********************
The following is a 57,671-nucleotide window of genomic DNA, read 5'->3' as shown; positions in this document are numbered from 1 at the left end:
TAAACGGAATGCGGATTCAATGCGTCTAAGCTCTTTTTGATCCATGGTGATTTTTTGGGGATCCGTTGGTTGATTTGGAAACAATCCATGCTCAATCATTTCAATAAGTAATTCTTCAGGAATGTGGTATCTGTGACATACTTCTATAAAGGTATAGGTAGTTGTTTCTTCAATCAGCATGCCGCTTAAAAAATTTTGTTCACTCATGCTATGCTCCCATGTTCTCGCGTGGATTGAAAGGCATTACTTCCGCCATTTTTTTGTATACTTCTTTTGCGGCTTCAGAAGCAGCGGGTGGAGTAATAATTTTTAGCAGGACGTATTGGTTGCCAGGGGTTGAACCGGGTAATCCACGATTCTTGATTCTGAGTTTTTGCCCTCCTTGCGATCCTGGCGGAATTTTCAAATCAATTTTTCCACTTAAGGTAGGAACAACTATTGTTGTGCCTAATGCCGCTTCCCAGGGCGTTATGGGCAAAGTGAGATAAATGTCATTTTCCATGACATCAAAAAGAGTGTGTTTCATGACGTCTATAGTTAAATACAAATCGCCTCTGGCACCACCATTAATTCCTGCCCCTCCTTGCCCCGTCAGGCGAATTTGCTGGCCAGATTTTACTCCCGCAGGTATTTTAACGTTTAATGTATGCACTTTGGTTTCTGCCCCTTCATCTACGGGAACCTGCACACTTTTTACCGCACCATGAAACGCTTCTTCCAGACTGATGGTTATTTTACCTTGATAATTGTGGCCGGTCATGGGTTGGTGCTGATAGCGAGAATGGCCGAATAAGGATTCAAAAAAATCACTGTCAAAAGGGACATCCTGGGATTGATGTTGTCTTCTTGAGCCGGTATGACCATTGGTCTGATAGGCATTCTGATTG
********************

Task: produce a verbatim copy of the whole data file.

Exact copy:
The following is a 57,671-nucleotide window of genomic DNA, read 5'->3' as shown; positions in this document are numbered from 1 at the left end:
TAAACGGAATGCGGATTCAATGCGTCTAAGCTCTTTTTGATCCATGGTGATTTTTTGGGGATCCGTTGGTTGATTTGGAAACAATCCATGCTCAATCATTTCAATAAGTAATTCTTCAGGAATGTGGTATCTGTGACATACTTCTATAAAGGTATAGGTAGTTGTTTCTTCAATCAGCATGCCGCTTAAAAAATTTTGTTCACTCATGCTATGCTCCCATGTTCTCGCGTGGATTGAAAGGCATTACTTCCGCCATTTTTTTGTATACTTCTTTTGCGGCTTCAGAAGCAGCGGGTGGAGTAATAATTTTTAGCAGGACGTATTGGTTGCCAGGGGTTGAACCGGGTAATCCACGATTCTTGATTCTGAGTTTTTGCCCTCCTTGCGATCCTGGCGGAATTTTCAAATCAATTTTTCCACTTAAGGTAGGAACAACTATTGTTGTGCCTAATGCCGCTTCCCAGGGCGTTATGGGCAAAGTGAGATAAATGTCATTTTCCATGACATCAAAAAGAGTGTGTTTCATGACGTCTATAGTTAAATACAAATCGCCTCTGGCACCACCATTAATTCCTGCCCCTCCTTGCCCCGTCAGGCGAATTTGCTGGCCAGATTTTACTCCCGCAGGTATTTTAACGTTTAATGTATGCACTTTGGTTTCTGCCCCTTCATCTACGGGAACCTGCACACTTTTTACCGCACCATGAAACGCTTCTTCCAGACTGATGGTTATTTTACCTTGATAATTGTGGCCGGTCATGGGTTGGTGCTGATAGCGAGAATGGCCGAATAAGGATTCAAAAAAATCACTGTCAAAAGGGACATCCTGGGATTGATGTTGTCTTCTTGAGCCGGTATGACCATTGGTCTGATAGGCATTCTGATTG